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Check the link to the thread in post #314. I ran into the same thing and documented it. Our prefacelift's are a bit different back there.

Sent from my SAMSUNG-SM-N910A using Tapatalk
Ahh ok cool thank you. I some how missed that post.
 

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I can not thank you enough for this write up! I just bought my daughter and 04 325i and the passenger rear indicator was on when I bought it, I figured it was a bulb. Replaced the bulbs and still on.....WTF. I saw your write up and went and looked, sure enough....I pulled the plug and the brown wire was loose and burnt. Added your fix and bam.....all good now. Now off to figure out the xenon headlights being dim issue........
 

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Go see your dealership, there is a bullitin about this situation. It is your ground on your wiring harness that will need to get fixed.
Pardon me if this IS actually addressed somewhere, but I've been chasing this around for awhile, with multiple forks and sidetracks, for a headlight flicker thing, and now there's an intermittent right front turn signal warning light on the dash - so -

I am really interested in looking at this wider sweeping WIRING HARNESS ground issue FIRST - if I knew what/where to check, y'know?? Is there a service bulletin NUMBER, by any chance?

Thanks?:)
 

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Pardon me if this IS actually addressed somewhere, but I've been chasing this around for awhile, with multiple forks and sidetracks, for a headlight flicker thing, and now there's an intermittent right front turn signal warning light on the dash - so -

I am really interested in looking at this wider sweeping WIRING HARNESS ground issue FIRST - if I knew what/where to check, y'know?? Is there a service bulletin NUMBER, by any chance?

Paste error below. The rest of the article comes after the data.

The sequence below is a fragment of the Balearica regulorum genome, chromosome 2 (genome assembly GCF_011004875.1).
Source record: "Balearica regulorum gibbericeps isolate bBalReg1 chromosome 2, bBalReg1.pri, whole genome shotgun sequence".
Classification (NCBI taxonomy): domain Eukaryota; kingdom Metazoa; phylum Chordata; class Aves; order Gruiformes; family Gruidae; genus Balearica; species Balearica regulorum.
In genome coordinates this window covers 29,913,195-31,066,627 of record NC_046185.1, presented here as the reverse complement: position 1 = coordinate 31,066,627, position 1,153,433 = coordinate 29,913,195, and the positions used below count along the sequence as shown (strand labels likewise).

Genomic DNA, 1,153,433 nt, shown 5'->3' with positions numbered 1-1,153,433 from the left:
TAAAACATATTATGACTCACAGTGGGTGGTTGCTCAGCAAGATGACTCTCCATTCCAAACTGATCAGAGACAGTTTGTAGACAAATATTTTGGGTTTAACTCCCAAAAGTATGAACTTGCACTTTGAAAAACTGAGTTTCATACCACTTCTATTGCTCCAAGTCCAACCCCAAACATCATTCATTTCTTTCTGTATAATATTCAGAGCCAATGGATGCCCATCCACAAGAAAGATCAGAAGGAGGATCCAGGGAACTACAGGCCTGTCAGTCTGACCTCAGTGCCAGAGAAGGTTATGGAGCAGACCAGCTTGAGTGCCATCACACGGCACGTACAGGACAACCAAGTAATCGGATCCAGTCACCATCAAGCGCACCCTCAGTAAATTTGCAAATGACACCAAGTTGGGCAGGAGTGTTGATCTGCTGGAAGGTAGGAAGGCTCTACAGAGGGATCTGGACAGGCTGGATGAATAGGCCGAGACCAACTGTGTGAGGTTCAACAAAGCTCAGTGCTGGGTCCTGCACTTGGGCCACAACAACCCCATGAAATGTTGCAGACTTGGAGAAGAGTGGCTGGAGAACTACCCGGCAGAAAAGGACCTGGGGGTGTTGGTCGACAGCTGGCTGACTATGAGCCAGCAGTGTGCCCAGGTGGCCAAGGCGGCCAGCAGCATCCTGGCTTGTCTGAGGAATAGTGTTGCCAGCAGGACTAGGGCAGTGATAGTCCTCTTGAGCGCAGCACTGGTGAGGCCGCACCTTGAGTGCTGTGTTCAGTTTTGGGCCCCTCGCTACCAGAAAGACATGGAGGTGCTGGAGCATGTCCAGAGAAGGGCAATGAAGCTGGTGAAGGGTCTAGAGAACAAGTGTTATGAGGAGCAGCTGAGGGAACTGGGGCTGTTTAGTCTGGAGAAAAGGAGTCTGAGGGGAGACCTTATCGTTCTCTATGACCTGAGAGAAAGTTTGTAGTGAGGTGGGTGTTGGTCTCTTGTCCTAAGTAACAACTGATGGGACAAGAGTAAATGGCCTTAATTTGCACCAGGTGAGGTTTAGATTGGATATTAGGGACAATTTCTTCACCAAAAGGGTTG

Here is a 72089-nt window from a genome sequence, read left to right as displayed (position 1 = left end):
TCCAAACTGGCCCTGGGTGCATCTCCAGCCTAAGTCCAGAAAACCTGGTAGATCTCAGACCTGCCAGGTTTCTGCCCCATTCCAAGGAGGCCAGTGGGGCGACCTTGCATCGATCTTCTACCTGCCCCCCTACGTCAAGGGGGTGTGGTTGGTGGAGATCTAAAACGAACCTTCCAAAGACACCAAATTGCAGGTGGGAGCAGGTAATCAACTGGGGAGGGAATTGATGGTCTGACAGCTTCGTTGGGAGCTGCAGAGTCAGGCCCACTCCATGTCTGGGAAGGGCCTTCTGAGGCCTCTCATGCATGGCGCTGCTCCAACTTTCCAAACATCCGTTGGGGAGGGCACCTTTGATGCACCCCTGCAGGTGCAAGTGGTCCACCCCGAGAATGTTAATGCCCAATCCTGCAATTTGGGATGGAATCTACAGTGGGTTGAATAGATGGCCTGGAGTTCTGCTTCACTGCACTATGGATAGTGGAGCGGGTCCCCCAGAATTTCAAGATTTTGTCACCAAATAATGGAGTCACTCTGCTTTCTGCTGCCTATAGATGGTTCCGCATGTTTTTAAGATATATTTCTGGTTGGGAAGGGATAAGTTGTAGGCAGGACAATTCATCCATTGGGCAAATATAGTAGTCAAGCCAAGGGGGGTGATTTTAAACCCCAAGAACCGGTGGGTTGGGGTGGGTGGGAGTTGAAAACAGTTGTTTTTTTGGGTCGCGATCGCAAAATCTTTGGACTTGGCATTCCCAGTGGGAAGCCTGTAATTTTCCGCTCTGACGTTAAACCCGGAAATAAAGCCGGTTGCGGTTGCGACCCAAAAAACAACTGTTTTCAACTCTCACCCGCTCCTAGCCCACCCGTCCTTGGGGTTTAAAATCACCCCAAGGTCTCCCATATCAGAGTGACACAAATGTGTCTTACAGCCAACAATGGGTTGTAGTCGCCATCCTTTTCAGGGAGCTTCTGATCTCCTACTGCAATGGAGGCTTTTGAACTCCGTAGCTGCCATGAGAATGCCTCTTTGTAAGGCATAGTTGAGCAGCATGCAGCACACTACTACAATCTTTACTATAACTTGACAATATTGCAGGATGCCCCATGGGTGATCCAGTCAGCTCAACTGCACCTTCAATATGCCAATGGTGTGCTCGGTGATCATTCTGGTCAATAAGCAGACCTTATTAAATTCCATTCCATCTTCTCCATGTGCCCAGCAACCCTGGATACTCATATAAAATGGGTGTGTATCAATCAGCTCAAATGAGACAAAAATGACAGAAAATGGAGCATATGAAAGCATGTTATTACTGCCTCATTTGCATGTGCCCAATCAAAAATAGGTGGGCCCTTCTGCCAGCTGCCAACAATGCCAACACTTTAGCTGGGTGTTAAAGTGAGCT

Thanks?:)
As this is a taillight thread, you'll probably get more responses by either starting your own thread with "headlight/turn signal wiring issue" in the title, or finding a similar thread and posting there.
 

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Hi All,
I would add before verify ground problem, Test the bulb with a multimeter !
Perhaps it is a bulb problem. Some bulbs are defective and you can only see it with a multimeter. I read 5 ohms instead 0.5 ohms measuring a bulb resistance, and the bulb was new !! (it is a known brand : Phillips) ! Test the bulb before use it !
If the car is a phase one before 2001, it doesn't seem affect by this issue. My rear connector has one line, and the ground number is 3.
Have Fun !
 

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Thanks for the compliment.

I did the right taillight before since it was the one giving me the problem. I saw your post so I did the left one today -- this time with pics.

All photos are for the left taillight. Process is the same for the right.

The only materials and tools you need are:
- a 0.25" blade receptacle (available in Radio Shack, Home Depot or any electronics shop)
- a 5" strip of size #18 or larger wire
- rubber or vinyl electrical tape
- utility knife
- pliers

1) Release the taillight housing and lay it on the trunk.

2) Release the connector by pressing on the sides then pulling. Take note of the circled tab. That's the point we'll connect to later.


3) Cut a 5" piece of wire and strip one end about a quarter of an inch.


4) Insert the stripped end into the blade receptacle and crimp using any pair of pliers. Try pulling out the wire afterwards to make sure it's tight.


5) At the connector, the ground wire is the brown one. It's noticably thicker than the other wires.


6) Using a utility knife, carefully strip half an inch of insulation on the brown/ground wire 2"-3" from the connector.


7) Strip half an inch of the other end of the new piece of wire and wrap neatly (mine wasn't too neat in the pic) around the exposed ground wire.


8) Wrap tightly with electrical tape.